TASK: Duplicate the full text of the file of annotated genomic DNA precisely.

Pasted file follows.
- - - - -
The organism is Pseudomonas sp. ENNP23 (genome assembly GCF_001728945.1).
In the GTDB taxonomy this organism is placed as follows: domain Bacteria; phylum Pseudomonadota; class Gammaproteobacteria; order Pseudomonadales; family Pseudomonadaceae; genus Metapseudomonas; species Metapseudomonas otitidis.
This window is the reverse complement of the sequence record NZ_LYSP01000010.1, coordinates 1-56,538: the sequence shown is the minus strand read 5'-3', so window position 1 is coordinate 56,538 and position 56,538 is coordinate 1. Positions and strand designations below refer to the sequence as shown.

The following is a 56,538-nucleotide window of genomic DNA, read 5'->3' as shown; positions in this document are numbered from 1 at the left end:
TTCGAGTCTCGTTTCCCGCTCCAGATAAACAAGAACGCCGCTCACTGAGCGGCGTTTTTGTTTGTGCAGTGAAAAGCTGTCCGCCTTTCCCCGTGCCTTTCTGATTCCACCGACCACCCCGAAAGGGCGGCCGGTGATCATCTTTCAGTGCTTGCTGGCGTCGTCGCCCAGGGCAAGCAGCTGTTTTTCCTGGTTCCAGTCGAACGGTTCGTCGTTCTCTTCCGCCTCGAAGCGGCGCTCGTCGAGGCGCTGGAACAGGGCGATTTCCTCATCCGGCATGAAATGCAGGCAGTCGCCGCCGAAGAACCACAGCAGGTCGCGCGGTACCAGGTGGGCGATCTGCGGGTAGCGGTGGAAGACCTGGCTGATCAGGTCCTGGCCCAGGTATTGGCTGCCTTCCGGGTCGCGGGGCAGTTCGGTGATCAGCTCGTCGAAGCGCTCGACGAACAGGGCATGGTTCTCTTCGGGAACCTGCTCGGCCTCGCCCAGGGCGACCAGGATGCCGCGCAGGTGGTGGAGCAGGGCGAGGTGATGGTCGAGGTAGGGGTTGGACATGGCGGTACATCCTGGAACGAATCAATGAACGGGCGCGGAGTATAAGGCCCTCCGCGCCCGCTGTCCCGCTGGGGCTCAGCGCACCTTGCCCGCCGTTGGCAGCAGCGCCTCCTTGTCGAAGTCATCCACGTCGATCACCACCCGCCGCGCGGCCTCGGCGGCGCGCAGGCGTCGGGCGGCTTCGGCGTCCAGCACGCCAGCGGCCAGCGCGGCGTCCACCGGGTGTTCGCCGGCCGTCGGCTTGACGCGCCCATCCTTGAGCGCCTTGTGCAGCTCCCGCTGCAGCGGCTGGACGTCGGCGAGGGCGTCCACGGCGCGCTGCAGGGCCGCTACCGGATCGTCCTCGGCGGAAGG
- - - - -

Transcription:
The organism is Pseudomonas sp. ENNP23 (genome assembly GCF_001728945.1).
In the GTDB taxonomy this organism is placed as follows: domain Bacteria; phylum Pseudomonadota; class Gammaproteobacteria; order Pseudomonadales; family Pseudomonadaceae; genus Metapseudomonas; species Metapseudomonas otitidis.
This window is the reverse complement of the sequence record NZ_LYSP01000010.1, coordinates 1-56,538: the sequence shown is the minus strand read 5'-3', so window position 1 is coordinate 56,538 and position 56,538 is coordinate 1. Positions and strand designations below refer to the sequence as shown.

The following is a 56,538-nucleotide window of genomic DNA, read 5'->3' as shown; positions in this document are numbered from 1 at the left end:
TTCGAGTCTCGTTTCCCGCTCCAGATAAACAAGAACGCCGCTCACTGAGCGGCGTTTTTGTTTGTGCAGTGAAAAGCTGTCCGCCTTTCCCCGTGCCTTTCTGATTCCACCGACCACCCCGAAAGGGCGGCCGGTGATCATCTTTCAGTGCTTGCTGGCGTCGTCGCCCAGGGCAAGCAGCTGTTTTTCCTGGTTCCAGTCGAACGGTTCGTCGTTCTCTTCCGCCTCGAAGCGGCGCTCGTCGAGGCGCTGGAACAGGGCGATTTCCTCATCCGGCATGAAATGCAGGCAGTCGCCGCCGAAGAACCACAGCAGGTCGCGCGGTACCAGGTGGGCGATCTGCGGGTAGCGGTGGAAGACCTGGCTGATCAGGTCCTGGCCCAGGTATTGGCTGCCTTCCGGGTCGCGGGGCAGTTCGGTGATCAGCTCGTCGAAGCGCTCGACGAACAGGGCATGGTTCTCTTCGGGAACCTGCTCGGCCTCGCCCAGGGCGACCAGGATGCCGCGCAGGTGGTGGAGCAGGGCGAGGTGATGGTCGAGGTAGGGGTTGGACATGGCGGTACATCCTGGAACGAATCAATGAACGGGCGCGGAGTATAAGGCCCTCCGCGCCCGCTGTCCCGCTGGGGCTCAGCGCACCTTGCCCGCCGTTGGCAGCAGCGCCTCCTTGTCGAAGTCATCCACGTCGATCACCACCCGCCGCGCGGCCTCGGCGGCGCGCAGGCGTCGGGCGGCTTCGGCGTCCAGCACGCCAGCGGCCAGCGCGGCGTCCACCGGGTGTTCGCCGGCCGTCGGCTTGACGCGCCCATCCTTGAGCGCCTTGTGCAGCTCCCGCTGCAGCGGCTGGACGTCGGCGAGGGCGTCCACGGCGCGCTGCAGGGCCGCTACCGGATCGTCCTCGGCGGAAGG